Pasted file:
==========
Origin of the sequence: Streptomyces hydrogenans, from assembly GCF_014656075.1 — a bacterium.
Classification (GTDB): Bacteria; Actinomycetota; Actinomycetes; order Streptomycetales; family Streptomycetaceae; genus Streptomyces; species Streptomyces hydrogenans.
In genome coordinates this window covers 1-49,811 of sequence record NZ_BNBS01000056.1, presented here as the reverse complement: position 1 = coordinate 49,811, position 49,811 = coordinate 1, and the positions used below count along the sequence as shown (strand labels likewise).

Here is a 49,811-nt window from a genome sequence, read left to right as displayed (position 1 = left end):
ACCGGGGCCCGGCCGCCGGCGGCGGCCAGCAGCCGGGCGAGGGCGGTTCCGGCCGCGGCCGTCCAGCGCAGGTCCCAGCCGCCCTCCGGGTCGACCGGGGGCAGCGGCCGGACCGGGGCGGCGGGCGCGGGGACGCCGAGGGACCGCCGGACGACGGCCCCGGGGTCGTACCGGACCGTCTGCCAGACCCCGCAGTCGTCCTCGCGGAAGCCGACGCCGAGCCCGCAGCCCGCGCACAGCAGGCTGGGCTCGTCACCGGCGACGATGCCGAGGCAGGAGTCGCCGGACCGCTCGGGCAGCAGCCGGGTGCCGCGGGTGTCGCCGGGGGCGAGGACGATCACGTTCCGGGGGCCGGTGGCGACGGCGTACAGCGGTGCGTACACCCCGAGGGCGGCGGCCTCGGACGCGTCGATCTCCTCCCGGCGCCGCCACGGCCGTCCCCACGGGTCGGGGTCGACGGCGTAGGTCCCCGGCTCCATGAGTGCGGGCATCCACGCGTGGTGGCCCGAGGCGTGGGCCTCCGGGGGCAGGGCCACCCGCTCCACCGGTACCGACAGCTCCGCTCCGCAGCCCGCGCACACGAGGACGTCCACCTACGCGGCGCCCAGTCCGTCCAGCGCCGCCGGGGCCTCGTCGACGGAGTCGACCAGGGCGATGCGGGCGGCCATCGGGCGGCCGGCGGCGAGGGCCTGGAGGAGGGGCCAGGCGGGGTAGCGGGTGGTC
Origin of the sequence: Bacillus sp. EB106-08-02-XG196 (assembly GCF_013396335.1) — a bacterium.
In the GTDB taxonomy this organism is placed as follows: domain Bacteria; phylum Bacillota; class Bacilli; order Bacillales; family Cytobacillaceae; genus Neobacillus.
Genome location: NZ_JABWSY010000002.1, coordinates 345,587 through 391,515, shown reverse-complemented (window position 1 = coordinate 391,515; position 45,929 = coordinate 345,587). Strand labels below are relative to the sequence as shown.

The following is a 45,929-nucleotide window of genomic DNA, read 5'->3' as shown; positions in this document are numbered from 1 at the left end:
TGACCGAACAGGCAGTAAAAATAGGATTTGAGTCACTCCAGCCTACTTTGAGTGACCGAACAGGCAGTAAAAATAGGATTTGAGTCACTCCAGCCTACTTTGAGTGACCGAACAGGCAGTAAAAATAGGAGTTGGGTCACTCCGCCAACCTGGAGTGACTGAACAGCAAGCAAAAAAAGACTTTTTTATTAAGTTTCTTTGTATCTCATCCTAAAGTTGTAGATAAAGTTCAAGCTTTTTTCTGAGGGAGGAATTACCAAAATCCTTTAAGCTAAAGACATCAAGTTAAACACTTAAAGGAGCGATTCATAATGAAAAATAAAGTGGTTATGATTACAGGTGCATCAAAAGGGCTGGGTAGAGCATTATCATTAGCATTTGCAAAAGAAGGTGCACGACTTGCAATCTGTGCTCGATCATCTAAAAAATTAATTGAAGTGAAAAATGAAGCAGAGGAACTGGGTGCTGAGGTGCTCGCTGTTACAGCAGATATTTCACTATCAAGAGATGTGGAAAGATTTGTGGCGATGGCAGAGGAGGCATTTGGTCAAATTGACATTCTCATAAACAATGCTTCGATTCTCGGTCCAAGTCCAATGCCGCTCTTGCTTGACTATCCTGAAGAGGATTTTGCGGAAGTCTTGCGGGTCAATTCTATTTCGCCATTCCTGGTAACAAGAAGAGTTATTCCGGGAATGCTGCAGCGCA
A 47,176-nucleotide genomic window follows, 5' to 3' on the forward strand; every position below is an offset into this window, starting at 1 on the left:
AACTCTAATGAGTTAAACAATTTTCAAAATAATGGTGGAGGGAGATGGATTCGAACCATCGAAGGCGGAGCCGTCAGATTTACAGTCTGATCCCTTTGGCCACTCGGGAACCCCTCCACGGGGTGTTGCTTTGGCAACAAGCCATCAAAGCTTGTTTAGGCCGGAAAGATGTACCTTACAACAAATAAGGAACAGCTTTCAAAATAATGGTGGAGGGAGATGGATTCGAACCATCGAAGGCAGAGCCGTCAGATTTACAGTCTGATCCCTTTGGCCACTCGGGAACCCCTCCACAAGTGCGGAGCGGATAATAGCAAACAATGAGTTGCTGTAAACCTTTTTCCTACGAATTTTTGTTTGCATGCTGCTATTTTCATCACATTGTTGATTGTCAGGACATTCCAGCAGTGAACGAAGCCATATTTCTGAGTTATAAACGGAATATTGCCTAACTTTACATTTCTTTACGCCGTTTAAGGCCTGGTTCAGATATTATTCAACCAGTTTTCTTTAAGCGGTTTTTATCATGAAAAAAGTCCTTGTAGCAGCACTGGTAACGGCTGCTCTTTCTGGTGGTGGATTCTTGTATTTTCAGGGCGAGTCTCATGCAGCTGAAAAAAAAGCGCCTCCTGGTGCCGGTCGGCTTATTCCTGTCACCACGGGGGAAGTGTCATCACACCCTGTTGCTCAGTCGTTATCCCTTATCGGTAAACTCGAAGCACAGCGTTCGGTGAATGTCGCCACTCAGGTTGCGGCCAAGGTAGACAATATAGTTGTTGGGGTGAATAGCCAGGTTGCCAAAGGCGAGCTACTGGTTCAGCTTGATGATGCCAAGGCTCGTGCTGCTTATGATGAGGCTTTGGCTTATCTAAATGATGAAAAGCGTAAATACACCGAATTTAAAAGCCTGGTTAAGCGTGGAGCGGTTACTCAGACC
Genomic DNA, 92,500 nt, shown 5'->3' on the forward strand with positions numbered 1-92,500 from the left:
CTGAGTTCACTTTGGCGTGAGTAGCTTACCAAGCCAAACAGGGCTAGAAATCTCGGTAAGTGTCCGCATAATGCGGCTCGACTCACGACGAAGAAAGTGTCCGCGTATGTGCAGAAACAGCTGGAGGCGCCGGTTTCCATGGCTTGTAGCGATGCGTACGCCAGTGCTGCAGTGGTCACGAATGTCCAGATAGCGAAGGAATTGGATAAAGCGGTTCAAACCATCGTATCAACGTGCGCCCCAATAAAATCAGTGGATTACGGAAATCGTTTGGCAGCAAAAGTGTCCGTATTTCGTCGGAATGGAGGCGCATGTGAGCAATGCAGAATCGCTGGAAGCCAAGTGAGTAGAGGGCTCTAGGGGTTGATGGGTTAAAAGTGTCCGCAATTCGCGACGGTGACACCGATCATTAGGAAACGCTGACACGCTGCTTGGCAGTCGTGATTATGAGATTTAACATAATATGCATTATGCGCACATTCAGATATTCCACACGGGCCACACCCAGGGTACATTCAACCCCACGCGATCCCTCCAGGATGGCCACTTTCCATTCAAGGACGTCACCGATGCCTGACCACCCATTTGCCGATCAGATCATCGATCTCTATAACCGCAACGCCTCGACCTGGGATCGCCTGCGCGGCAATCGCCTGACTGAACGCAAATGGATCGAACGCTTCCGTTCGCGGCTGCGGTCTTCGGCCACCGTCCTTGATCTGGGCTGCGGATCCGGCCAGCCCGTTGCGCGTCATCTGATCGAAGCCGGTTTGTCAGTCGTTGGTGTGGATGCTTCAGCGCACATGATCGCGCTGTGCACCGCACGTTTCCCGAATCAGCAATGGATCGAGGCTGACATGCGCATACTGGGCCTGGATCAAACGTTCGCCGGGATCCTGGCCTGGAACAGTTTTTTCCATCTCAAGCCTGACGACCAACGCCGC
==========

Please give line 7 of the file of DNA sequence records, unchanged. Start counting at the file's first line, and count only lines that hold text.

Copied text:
In the GTDB taxonomy this organism is placed as follows: domain Bacteria; phylum Bacillota; class Bacilli; order Bacillales; family Cytobacillaceae; genus Neobacillus.